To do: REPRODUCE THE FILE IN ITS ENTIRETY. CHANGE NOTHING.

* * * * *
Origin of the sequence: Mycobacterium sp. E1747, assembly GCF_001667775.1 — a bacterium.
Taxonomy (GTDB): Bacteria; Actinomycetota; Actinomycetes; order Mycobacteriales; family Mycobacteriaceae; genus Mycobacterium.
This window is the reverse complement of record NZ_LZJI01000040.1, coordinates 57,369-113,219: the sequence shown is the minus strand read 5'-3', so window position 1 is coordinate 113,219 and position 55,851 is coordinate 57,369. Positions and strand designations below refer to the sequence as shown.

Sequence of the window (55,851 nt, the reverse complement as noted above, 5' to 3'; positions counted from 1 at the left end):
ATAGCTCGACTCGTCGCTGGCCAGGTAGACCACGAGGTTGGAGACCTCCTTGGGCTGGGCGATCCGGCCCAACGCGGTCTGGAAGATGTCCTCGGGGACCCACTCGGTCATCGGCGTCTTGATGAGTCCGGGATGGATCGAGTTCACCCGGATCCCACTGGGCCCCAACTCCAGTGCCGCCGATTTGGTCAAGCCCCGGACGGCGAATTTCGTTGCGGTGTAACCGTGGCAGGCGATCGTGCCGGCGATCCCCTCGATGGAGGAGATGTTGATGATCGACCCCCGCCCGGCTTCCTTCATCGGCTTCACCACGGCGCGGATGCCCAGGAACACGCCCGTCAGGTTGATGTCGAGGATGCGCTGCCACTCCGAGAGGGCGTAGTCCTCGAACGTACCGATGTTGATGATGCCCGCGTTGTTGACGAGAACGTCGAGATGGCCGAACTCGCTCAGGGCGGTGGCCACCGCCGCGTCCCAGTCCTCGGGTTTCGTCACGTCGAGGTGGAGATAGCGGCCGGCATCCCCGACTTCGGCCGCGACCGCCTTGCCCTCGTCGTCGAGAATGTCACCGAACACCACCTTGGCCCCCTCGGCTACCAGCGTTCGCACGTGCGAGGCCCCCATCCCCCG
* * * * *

Origin of the sequence: Mycobacterium sp. E1747, assembly GCF_001667775.1 — a bacterium.
Taxonomy (GTDB): Bacteria; Actinomycetota; Actinomycetes; order Mycobacteriales; family Mycobacteriaceae; genus Mycobacterium.
This window is the reverse complement of record NZ_LZJI01000040.1, coordinates 57,369-113,219: the sequence shown is the minus strand read 5'-3', so window position 1 is coordinate 113,219 and position 55,851 is coordinate 57,369. Positions and strand designations below refer to the sequence as shown.

Sequence of the window (55,851 nt, the reverse complement as noted above, 5' to 3'; positions counted from 1 at the left end):
ATAGCTCGACTCGTCGCTGGCCAGGTAGACCACGAGGTTGGAGACCTCCTTGGGCTGGGCGATCCGGCCCAACGCGGTCTGGAAGATGTCCTCGGGGACCCACTCGGTCATCGGCGTCTTGATGAGTCCGGGATGGATCGAGTTCACCCGGATCCCACTGGGCCCCAACTCCAGTGCCGCCGATTTGGTCAAGCCCCGGACGGCGAATTTCGTTGCGGTGTAACCGTGGCAGGCGATCGTGCCGGCGATCCCCTCGATGGAGGAGATGTTGATGATCGACCCCCGCCCGGCTTCCTTCATCGGCTTCACCACGGCGCGGATGCCCAGGAACACGCCCGTCAGGTTGATGTCGAGGATGCGCTGCCACTCCGAGAGGGCGTAGTCCTCGAACGTACCGATGTTGATGATGCCCGCGTTGTTGACGAGAACGTCGAGATGGCCGAACTCGCTCAGGGCGGTGGCCACCGCCGCGTCCCAGTCCTCGGGTTTCGTCACGTCGAGGTGGAGATAGCGGCCGGCATCCCCGACTTCGGCCGCGACCGCCTTGCCCTCGTCGTCGAGAATGTCACCGAACACCACCTTGGCCCCCTCGGCTACCAGCGTTCGCACGTGCGAGGCCCCCATCCCCCG